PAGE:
Laboratory of Molecolar Virology
Antonia Radaelli, Associate Professor
Carlo De Giuli Morghen, Contract Professor firstname.lastname@example.org
Carlo Zanotto, Researcher
Elena Illiano, Research associate email@example.com
Massimiliano Bissa, PhD student firstname.lastname@example.org
Sole Maria Pacchioni, Student email@example.com
The goal of our research program is the construction of DNA and viral immunogens, based on the genetic background of avipoxviruses, for vaccine purposes. At present, we are preparing recombinants expressing either HIV-1 gag/pol and env genes for the prevention/therapy of AIDS, or HPV-16 E6/E7 oncogenes against HPV-related tumours. These candidate vaccines are evaluated for the expression, innocuity and immunogenicity, and efficacy in adequate animal models. In the context of the deliberate release of an infectious agent for bioterrorism, we are also developing different genetic and viral recombinants, coding for heterologous genes for the protection against smallpox and other orthopoxviruses, which can also be used as bioterristic agents. The most important aspect of our research is the use of safe immunogens and viral vectors unable to replicate in mammalian cells, but expressing the transgenes at high levels and able to elicit a complete immune response. The use of prime-boost protocols, where genetic vaccines are combined with fowlpox and protein recombinants, can increase their immunogenicity.
The main techniques used in our laboratory regard:
immunology: ELISA, Western Blot, immunoprecitation, immunofluorescence
cell biology: culture of permanent cell lines, preparation and culture of primary cells, primary cell immortalization by SV40
molecular biology: PCR, RT-PCR, real-time PCR, cloning and amplification of viral and cell genes
microbiology: competent cell preparation, bacterial cell transformation, plasmid amplification, antibiogram and sensitivity tests of anti-bacterial compounds
virology: culture and titration of RNA and DNA viruses, in-vitro recombination, gradient and plaque purification, in-vitro virus neutralization assays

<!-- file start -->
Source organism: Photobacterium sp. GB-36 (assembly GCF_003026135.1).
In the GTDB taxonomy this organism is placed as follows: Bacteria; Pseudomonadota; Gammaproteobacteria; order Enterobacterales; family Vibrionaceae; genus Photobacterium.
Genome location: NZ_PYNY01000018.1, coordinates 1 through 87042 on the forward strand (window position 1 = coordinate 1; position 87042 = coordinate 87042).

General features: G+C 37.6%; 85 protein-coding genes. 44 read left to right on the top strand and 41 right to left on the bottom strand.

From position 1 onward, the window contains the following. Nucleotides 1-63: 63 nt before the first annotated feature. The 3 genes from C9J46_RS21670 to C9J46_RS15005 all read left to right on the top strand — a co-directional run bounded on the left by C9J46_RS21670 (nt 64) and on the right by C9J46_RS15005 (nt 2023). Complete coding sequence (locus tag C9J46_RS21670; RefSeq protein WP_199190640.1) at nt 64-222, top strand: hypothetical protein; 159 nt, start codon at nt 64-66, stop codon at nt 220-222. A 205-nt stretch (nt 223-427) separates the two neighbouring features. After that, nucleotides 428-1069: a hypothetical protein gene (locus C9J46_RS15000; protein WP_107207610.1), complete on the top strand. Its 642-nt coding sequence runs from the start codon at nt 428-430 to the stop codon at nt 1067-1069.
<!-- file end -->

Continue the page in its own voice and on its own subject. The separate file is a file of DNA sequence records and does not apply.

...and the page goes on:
electron microscopy: preparation and analysis of biological samples for the ultrastructural analysis of cells and virus identification
1. Radaelli A (2007) Prime boost immunization with DNA, recombinant fowlpox virus and VLPSHIV elicit both neutralizing antibodies and IFNg producing T cells against the HIV envelope protein in mice that control env bearing tumour cells. Vaccine 25:2128-2138.
2. Pozzi E (2009) MHC-restricted CTL assay: an improved method based on naïve and SV40-immortalized rabbit epidermal target cells. J. Virol. Methods 155:77-81.
3. Pozzi E (2009) Construction and characterization of recombinant fowlpox viruses expressing human papilloma virus E6 and E7 oncoproteins. J. Virol. Methods 158: 184-189.
4. Pacchioni S Canarypox and fowlpox viruses as recombinant vaccine vectors: an ultrastructural comparative analysis. Arch. Virol. 155: 915-924.
5. Radaelli A (2010) Fowlpox virus recombinants expressing HPV-16 E6 and E7 oncogenes for the therapy of cervical carcinoma elicit humoral and cell-mediated responses in rabbits. J. Transl. Medicine 8: 40-51.
6. Zanotto C (2010) Canarypox and fowlpox viruses as recombinant vaccine vectors: a biological and immunological comparison. Antiviral Res. 88:53-63.
7. Zanotto C (2011) Construction and characterisation of a recombinant fowlpox virus that expresses the human papilloma virus L1 protein. J. Transl. Medicine 9: 190-200.
8. Radaelli A. (2012) A prime/boost strategy by DNA/fowlpox recombinants expressing a mutant E7 protein for the immunotherapy of HPV-associated cancers. Virus Res. 170: 44-52.
9. Bissa M (2013) GFP co-expression reduces the A33R gene expression driven by a fowlpox vector in replication permissive and non-permissive cell lines. J. Virol. Methods 187: 172-176.
10. Pacchioni S (2013) L1R, A27L, A33R, and B5R vaccinia virus genes expressed by fowlpox recombinants as putative novel orthopoxvirus vaccines. J. Transl. Medicine 11: 95-104